Zwelihle Magojo

Now and again in the Wine and Philosophy blog, I will discuss people I have met who have caused me to step back and marvel at one or another characteristic that made them stand out from the crowd. Last Friday, Zwelihle Magojo crashed into that category without much warning.

And when I say “crashed”, I mean it most literally. Without trying, Zweli fits so many stereotypes of high-energy, high-achieving personas that he’s practically a cumulative prototype of them. Shiny, dancing eyes just ready to take on the world. A propensity to punctuate each statement with a funny gesture – even a song-and-dance. An alert mind. A zest for being that just draws you in. Boundless, rested energy coolly tamed so as to not overwhelm the people around him. A heartening interest in what’s happening in his peers’ lives. A thriving portfolio under his belt. And not one ounce of arrogance to spoil any of it.

I was tempted to ask whether he had “awesomeophobia” – that’s the fear of unleashing the fullness of one’s awesomeness lest one overexpose nearby mortals to toxic levels of it – but I was too dazzled by the spectacle of playful, happy human energy to interrupt. I found myself thinking, “Whatever he’s on, I want some!” The great thing is that whatever he’s on, it’s infectious.

I met him after the Progressive Professionals’ Forum meeting with the Minister of Public Enterprise, Malusi Gigaba. At this point everyone had something to say about the speech that had been delivered (as well as the tweets that had been silently flying around during the same). One of the sub-themes running through the speech was the word-picture of “clever blacks”, that is, people that criticize the government without offering any help. Naturally, no one wanted to be identified as a clever black after that. Zweli himself explained why he didn’t fit that category in very succinct, very incisive words, despite the fact that he is clever and he is black. He explained to Lee, Zane and me that he believes that rather than stand back and criticize, he’d prefer, as a young professional, to take a moment out of his busy schedule, step forward and say, “I know I’m sorted. Nobody needs to worry about me anymore. I can be put aside; nobody needs to worry about my needs. But now how do we sort the next person out?  How do we uplift people and give back? That’s what I came here to find out.”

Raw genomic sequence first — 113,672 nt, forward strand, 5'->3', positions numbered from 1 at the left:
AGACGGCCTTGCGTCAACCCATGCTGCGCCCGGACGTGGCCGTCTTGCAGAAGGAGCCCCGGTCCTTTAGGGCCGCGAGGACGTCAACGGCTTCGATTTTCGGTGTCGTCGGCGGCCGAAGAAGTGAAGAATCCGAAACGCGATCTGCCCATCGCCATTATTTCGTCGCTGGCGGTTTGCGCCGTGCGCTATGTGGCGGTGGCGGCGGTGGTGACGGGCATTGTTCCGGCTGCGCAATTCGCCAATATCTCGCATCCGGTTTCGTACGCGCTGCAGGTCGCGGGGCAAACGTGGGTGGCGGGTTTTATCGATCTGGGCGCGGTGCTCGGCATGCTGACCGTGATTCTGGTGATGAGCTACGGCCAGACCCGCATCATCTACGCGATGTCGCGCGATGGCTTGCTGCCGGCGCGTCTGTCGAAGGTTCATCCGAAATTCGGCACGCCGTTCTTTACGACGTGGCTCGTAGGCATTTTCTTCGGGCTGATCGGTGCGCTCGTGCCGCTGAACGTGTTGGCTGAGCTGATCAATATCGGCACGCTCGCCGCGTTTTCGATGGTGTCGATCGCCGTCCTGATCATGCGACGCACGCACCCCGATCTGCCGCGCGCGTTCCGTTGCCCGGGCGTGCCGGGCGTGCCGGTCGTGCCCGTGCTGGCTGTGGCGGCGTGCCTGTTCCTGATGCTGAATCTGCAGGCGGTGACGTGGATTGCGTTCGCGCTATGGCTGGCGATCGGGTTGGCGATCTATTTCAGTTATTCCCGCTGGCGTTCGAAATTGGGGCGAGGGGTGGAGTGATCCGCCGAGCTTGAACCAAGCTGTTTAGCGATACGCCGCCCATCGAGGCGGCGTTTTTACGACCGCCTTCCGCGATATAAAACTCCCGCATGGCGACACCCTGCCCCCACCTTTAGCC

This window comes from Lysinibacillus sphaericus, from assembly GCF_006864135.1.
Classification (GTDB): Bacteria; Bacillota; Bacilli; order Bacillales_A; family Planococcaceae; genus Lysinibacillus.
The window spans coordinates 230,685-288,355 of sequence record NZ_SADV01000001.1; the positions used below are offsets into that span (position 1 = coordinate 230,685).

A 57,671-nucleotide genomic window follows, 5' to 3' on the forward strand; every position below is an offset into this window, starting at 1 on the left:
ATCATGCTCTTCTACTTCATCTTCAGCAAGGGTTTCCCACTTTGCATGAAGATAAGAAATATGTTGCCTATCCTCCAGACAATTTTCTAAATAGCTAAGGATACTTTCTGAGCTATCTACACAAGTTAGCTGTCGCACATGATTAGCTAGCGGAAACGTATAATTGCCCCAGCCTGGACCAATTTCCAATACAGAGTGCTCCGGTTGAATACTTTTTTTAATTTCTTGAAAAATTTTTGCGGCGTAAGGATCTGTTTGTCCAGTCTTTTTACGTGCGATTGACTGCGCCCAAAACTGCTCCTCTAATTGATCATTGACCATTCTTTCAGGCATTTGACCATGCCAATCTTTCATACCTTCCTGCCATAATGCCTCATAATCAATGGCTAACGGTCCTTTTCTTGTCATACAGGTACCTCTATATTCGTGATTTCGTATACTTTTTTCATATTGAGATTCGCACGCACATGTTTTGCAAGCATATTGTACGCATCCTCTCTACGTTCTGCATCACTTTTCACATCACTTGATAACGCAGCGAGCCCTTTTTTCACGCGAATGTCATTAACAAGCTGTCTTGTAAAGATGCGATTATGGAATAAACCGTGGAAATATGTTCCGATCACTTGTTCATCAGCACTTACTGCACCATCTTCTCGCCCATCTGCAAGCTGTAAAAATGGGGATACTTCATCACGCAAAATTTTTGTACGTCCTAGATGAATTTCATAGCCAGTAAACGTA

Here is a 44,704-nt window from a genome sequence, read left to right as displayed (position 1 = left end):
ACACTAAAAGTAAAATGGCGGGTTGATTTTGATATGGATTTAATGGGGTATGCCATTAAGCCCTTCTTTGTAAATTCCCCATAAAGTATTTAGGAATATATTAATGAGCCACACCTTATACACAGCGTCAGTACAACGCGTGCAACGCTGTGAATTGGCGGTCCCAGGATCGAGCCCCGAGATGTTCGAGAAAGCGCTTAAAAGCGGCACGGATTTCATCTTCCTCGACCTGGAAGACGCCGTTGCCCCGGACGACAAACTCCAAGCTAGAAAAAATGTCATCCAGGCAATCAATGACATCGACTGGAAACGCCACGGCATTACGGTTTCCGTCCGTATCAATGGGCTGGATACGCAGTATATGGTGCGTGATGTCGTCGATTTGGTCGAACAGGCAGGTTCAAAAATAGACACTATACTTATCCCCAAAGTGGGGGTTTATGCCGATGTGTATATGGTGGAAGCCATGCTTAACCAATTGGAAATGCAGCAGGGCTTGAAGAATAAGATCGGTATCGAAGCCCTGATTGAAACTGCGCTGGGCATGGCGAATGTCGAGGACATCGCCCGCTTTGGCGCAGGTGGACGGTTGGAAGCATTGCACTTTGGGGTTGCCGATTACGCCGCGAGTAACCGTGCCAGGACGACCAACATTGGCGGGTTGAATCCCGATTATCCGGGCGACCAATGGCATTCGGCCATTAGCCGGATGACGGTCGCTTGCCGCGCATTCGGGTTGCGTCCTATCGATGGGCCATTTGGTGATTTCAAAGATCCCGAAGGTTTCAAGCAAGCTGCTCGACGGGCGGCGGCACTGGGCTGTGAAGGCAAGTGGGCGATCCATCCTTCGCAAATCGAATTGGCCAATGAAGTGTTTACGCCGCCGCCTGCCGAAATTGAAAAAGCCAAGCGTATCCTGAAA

After 2008’s economic meltdown, financial advisors of every stripe inherited a reputation, at worst, as money-hungry, dry, unimaginative charlatans; at best, as imposing, unapproachable disciplinarians who’d say “Ttsk, tsk, tsk” about every financial mistake you’d made before deigning to manage your finances.

Now and then, though, you meet the balanced types who know what they’re talking about and can steer your wealth through choppy waters and dock it at the fair, sunny shores of prosperous retirement.

And, even rarer than those are the Zwelihle Magojos that do this while sorting out the next person and injecting you with a much-needed dose of that playful energy – which you’ll need in order to enjoy your retirement nest-egg in a great South Africa stewarded by like-mindedly progressive professionals.


Zane Mchunu

Now and again in the Wine and Philosophy blog, I will share my thoughts about people I have met that have made me pause to think about things. It is under this most hallowed category that I introduce to you a young man named Zane Mchunu.